And if you step out of the wilderness, you could also visit 10th century cave, Bari Gufa, an ruined fort and an ancient statue of Lord Vishnu.
While traveling through the narrow dust roads inside the Bandhavgarh jungle, a sight of four-horned antelope is not uncommon. It may be standing by the roadside in its yellow-brown coat gazing at you. The jungle also has sizeable population of leopard, deer, sloth bear, Indian bison, along with a variety of other animals.
Waiting patiently for a sight of the king, one can hear beautiful natural fusion music of the rustling leaves along with the chirping of various kinds of birds. Large varieties of birds are found in the Bandhavgarh jungle, which can be a bird-watchers delight, such as: Bar-headed Goose, Ruddy Shelduck, Comb Duck, Cotton Pygmy-goose, Common Teal, Red-crested Pochard, Common Pochard, Barred Buttonquail, Brown-capped Pygmy Woodpecker, Yellow-crowned Woodpecker, Streak-throated Woodpecker, Black-Rumped Flameback, White-Naped Woodpecker, Brown-headed Barbet, Indian Grey Hornbill, Malabar Pied Hornbill, Common Hoopoe, etc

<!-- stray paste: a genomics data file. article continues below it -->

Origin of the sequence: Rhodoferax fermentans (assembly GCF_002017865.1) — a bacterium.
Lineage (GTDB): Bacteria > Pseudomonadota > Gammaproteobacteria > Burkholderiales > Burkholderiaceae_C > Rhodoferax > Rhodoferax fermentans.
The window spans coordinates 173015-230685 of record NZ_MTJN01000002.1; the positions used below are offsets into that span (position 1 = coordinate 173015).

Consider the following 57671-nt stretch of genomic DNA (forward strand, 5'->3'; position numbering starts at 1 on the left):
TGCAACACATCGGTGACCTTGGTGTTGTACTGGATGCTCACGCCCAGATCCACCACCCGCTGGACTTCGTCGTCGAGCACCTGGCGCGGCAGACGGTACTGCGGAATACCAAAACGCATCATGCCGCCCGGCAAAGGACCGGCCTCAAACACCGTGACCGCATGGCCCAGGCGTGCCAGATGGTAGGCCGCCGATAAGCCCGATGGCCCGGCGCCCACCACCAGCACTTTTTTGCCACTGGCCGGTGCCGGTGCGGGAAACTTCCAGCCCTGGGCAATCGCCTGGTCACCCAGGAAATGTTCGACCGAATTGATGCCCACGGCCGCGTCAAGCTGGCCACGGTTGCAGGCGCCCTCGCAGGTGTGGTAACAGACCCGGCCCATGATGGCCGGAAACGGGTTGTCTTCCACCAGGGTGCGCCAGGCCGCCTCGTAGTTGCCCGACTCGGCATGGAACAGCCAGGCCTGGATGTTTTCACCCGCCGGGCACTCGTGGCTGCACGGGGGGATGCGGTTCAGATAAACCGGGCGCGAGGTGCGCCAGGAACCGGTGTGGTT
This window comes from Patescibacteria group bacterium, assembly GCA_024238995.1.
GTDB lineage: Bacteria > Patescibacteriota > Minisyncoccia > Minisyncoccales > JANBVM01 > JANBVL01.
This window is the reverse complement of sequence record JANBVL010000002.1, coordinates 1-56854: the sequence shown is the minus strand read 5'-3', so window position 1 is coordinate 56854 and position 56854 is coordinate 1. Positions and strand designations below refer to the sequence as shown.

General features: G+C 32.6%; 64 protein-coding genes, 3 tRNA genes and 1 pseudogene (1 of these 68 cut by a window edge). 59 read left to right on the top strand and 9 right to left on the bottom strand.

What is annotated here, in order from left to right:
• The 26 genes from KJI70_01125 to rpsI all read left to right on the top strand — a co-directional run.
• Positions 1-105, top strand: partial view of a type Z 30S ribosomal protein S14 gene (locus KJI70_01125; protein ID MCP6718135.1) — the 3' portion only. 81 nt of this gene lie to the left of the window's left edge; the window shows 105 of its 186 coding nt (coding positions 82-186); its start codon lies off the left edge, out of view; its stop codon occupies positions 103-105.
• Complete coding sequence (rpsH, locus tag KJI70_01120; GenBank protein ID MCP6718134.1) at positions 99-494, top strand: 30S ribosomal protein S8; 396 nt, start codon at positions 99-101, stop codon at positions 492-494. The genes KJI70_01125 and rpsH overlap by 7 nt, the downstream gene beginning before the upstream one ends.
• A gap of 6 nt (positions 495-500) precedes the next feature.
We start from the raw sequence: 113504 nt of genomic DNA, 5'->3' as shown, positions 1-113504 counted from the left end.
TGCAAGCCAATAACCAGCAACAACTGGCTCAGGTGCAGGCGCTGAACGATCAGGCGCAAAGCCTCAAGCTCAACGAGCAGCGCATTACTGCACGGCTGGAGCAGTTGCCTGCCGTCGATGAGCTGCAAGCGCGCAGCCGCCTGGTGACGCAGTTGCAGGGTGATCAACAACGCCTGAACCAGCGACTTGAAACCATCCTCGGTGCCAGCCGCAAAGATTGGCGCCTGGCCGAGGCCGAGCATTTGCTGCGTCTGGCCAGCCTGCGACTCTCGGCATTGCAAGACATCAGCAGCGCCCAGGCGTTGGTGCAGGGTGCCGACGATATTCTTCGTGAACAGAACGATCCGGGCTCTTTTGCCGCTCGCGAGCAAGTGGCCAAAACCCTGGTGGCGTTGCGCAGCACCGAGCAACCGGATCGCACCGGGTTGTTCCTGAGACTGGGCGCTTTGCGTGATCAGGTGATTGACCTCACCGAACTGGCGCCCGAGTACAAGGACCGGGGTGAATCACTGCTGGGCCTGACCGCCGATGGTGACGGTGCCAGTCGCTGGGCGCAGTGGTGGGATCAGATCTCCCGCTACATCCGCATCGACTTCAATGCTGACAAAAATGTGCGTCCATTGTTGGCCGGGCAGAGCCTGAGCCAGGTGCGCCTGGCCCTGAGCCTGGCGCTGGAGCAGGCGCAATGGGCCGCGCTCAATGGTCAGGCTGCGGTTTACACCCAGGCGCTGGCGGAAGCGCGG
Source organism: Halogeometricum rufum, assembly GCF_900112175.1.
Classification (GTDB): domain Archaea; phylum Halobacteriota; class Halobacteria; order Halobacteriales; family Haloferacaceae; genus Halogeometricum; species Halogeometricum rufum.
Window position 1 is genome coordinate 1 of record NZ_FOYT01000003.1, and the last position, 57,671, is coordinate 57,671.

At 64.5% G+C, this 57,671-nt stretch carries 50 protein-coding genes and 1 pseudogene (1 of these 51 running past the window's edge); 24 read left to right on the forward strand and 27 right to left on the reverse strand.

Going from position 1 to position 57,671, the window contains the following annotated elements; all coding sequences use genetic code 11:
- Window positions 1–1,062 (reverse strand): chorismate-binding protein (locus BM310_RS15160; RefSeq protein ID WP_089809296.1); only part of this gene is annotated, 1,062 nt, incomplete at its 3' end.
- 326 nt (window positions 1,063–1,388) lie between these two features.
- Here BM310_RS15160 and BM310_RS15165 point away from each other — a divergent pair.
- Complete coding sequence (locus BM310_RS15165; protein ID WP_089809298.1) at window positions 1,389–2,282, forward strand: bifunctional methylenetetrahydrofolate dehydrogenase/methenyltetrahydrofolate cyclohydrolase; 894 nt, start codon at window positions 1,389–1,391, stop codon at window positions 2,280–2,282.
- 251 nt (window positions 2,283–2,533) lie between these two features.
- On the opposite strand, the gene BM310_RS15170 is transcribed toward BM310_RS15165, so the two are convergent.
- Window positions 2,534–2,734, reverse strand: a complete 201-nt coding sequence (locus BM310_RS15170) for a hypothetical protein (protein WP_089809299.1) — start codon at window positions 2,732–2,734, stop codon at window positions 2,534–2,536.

Bandhavgarh receives thousands of visitors every year. It is one of the most popular tiger reserve in India, but also one of the best preserved and managed parks. Due to its remote location, Bandhavgarh attracts passionate wildlifers. As with all parks today, the number of entry permits is restricted, so you rarely feel part of a crowd, even in the holiday season.
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